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As for artificial intelligence Kurzweil feels the best defense is to increase the “values of liberty, tolerance, and respect for knowledge and diversity” in society, because “the nonbiological intelligence will be embedded in our society and will reflect our values”. Kurzweil touches on the history of the Singularity concept, tracing it back to John von Neumann in the s and I. Good in the s. He compares his Singularity to that of a mathematical or astrophysical singularity.

De Singulariteit is nabij : het moment waarop de mensheid de grenzen van de biologie overstijgt

While his ideas of a Singularity is not actually infinite, he says it looks that way from any limited perspective. During the Singularity, Kurzweil predicts that “human life will be irreversibly transformed” [30] and that humans will transcend the “limitations of our biological bodies and brain”. Kurzweil claims once nonbiological intelligence predominates the nature of human life will be radically altered: Eventually people’s bodies will contain so much augmentation they’ll be able to alter their “physical manifestation at will”.

Kurzweil says the law of accelerating returns suggests that once a civilization develops primitive mechanical technologies, it is only a few centuries before they achieve everything outlined in the book, at which point it will start expanding outward, saturating the universe with intelligence.

Since people have found no evidence of other civilizations, Kurzweil believes humans are likely alone in the universe.

Thus Kurzweil concludes it is humanity’s destiny to do the saturating, enlisting all matter and energy in the process. As for individual identities during these radical changes, Kurzweil suggests people think of themselves as an evolving pattern rather than a specific collection of molecules. Kurzweil says evolution moves towards “greater complexity, greater elegance, greater knowledge, greater intelligence, greater beauty, greater creativity, and greater levels of subtle attributes such as love”.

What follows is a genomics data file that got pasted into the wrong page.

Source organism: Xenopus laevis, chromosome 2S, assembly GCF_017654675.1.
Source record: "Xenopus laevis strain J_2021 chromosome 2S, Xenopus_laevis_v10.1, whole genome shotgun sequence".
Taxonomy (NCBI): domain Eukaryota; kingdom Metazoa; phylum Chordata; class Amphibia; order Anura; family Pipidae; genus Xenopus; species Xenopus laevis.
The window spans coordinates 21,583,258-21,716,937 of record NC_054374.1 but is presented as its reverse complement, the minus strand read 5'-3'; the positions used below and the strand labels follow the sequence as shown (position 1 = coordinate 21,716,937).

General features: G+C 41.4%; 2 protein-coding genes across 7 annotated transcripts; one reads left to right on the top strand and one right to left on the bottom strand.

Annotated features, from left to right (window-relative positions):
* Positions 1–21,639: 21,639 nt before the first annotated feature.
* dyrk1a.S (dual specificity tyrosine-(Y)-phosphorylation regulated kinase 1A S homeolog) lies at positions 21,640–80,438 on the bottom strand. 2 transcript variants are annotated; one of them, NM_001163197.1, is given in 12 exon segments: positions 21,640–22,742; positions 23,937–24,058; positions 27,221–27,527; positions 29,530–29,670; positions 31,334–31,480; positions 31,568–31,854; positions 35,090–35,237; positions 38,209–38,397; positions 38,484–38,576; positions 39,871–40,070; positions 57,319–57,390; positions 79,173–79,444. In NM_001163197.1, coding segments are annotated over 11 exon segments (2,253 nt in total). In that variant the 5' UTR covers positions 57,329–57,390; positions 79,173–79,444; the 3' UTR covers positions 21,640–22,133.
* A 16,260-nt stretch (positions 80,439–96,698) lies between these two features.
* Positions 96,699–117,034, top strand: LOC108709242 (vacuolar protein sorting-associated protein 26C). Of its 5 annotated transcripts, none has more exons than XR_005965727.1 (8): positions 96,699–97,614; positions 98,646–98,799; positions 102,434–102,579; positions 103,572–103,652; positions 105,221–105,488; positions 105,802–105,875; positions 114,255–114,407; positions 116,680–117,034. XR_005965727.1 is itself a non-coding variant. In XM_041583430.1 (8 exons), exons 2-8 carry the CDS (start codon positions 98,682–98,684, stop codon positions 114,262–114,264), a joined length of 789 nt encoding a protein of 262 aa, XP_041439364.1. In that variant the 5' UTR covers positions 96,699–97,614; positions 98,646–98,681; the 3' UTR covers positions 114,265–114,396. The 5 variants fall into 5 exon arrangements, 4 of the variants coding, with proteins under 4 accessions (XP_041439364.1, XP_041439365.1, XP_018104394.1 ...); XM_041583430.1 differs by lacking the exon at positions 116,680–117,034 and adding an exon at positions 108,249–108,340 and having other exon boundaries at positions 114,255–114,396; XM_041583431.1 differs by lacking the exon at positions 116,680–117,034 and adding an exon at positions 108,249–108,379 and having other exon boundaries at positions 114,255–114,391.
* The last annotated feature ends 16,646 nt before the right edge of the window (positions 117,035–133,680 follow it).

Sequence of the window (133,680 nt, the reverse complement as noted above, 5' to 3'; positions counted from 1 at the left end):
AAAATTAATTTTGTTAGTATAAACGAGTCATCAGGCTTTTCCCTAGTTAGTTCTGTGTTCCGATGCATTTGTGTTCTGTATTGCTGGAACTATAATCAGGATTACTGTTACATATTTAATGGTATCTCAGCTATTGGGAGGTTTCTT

That means, he continues, that evolution is moving towards a conception of God and that the transition away from biological roots is in fact a spiritual undertaking. Kurzweil does not include an actual written timeline of the past and future, as he did in The Age of Intelligent Machines and The Age of Spiritual Machineshowever he still makes many specific predictions. Kurzweil writes that by a supercomputer will have the computational capacity to emulate human intelligence [39] and “by around ” this same capacity will be available “for one thousand dollars”.

Kurzweil spells out the date very clearly: A common criticism of the book relates to the “exponential growth fallacy”.

As an example, inman landed on the moon. Extrapolating exponential growth from there one would expect huge lunar bases and manned missions to distant planets. Instead, exploration stalled or even regressed after that. Paul Davies writes “the key point nabim exponential growth is that it never lasts” [43] often due to resource constraints. Theodore Modis says “nothing in nature follows a pure exponential” and suggests the logistic function is a better fit for “a real growth process”.

The logistic function looks like an exponential at first but then tapers off and flattens completely. For example, world population and the United States’s oil production both appeared to be rising exponentially, but both have leveled off because they were logistic.

Kurzweil says “the knee in the curve” is the time when the exponential trend is going to explode, while Modis claims if the process is logistic when you hit the “knee” the quantity you are singullariteit is only going to increase by a factor of more. While some critics complain that the law of accelerating returns is not a law of nature [43] others question the religious motivations or implications of Kurzweil’s Singularity. The buildup towards the Singularity is compared with Singullariteit end-of-time scenarios.

Beam calls it “a Buck Rogers vision of the hypothetical Christian Rapture”. The radical nature of Kurzweil’s predictions is often discussed. Anthony Doerr says that before you “dismiss singularitrit as techno-zeal” consider that “every day the line between what is human and what is not quite human blurs a bit more”.

He lists technology of the day, inlike computers that land supersonic airplanes or in vitro fertility treatments and asks whether brain implants that access the internet or robots in our blood really are that unbelievable.

The Singularity Is Near – Wikipedia

In regard to reverse engineering the brain, neuroscientist David J. Linden writes that “Kurzweil is conflating biological data collection with biological insight”.

He feels that data collection might be growing exponentially, but insight is increasing only linearly. For df, the speed and cost of sequencing genomes is also improving exponentially, but our understanding of genetics is growing very slowly.